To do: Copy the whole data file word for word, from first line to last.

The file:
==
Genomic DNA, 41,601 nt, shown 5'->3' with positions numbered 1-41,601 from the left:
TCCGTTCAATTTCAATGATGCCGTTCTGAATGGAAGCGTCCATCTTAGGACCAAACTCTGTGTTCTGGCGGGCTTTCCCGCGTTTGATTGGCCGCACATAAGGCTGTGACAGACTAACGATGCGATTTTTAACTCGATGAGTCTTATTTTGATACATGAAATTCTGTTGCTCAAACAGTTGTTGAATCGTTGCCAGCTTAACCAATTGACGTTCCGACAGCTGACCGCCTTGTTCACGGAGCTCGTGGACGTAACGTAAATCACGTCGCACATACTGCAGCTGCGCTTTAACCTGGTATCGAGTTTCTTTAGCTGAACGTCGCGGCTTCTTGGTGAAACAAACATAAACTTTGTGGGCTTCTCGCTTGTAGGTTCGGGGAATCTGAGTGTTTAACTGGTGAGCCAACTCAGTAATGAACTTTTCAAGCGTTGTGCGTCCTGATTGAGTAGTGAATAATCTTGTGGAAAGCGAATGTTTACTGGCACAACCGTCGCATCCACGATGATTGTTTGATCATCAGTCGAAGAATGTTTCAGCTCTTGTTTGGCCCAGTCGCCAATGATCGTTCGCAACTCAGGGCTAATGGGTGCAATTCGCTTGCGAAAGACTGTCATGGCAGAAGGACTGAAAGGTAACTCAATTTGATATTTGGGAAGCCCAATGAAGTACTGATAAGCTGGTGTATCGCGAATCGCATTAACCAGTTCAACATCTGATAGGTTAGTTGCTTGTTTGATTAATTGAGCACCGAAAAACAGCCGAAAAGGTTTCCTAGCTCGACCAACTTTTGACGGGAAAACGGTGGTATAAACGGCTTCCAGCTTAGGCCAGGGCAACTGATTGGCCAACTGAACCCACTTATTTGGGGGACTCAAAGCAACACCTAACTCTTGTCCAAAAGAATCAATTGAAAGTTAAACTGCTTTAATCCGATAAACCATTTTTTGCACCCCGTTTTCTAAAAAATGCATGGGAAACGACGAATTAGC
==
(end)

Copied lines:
Genomic DNA, 41,601 nt, shown 5'->3' with positions numbered 1-41,601 from the left:
TCCGTTCAATTTCAATGATGCCGTTCTGAATGGAAGCGTCCATCTTAGGACCAAACTCTGTGTTCTGGCGGGCTTTCCCGCGTTTGATTGGCCGCACATAAGGCTGTGACAGACTAACGATGCGATTTTTAACTCGATGAGTCTTATTTTGATACATGAAATTCTGTTGCTCAAACAGTTGTTGAATCGTTGCCAGCTTAACCAATTGACGTTCCGACAGCTGACCGCCTTGTTCACGGAGCTCGTGGACGTAACGTAAATCACGTCGCACATACTGCAGCTGCGCTTTAACCTGGTATCGAGTTTCTTTAGCTGAACGTCGCGGCTTCTTGGTGAAACAAACATAAACTTTGTGGGCTTCTCGCTTGTAGGTTCGGGGAATCTGAGTGTTTAACTGGTGAGCCAACTCAGTAATGAACTTTTCAAGCGTTGTGCGTCCTGATTGAGTAGTGAATAATCTTGTGGAAAGCGAATGTTTACTGGCACAACCGTCGCATCCACGATGATTGTTTGATCATCAGTCGAAGAATGTTTCAGCTCTTGTTTGGCCCAGTCGCCAATGATCGTTCGCAACTCAGGGCTAATGGGTGCAATTCGCTTGCGAAAGACTGTCATGGCAGAAGGACTGAAAGGTAACTCAATTTGATATTTGGGAAGCCCAATGAAGTACTGATAAGCTGGTGTATCGCGAATCGCATTAACCAGTTCAACATCTGATAGGTTAGTTGCTTGTTTGATTAATTGAGCACCGAAAAACAGCCGAAAAGGTTTCCTAGCTCGACCAACTTTTGACGGGAAAACGGTGGTATAAACGGCTTCCAGCTTAGGCCAGGGCAACTGATTGGCCAACTGAACCCACTTATTTGGGGGACTCAAAGCAACACCTAACTCTTGTCCAAAAGAATCAATTGAAAGTTAAACTGCTTTAATCCGATAAACCATTTTTTGCACCCCGTTTTCTAAAAAATGCATGGGAAACGACGAATTAGC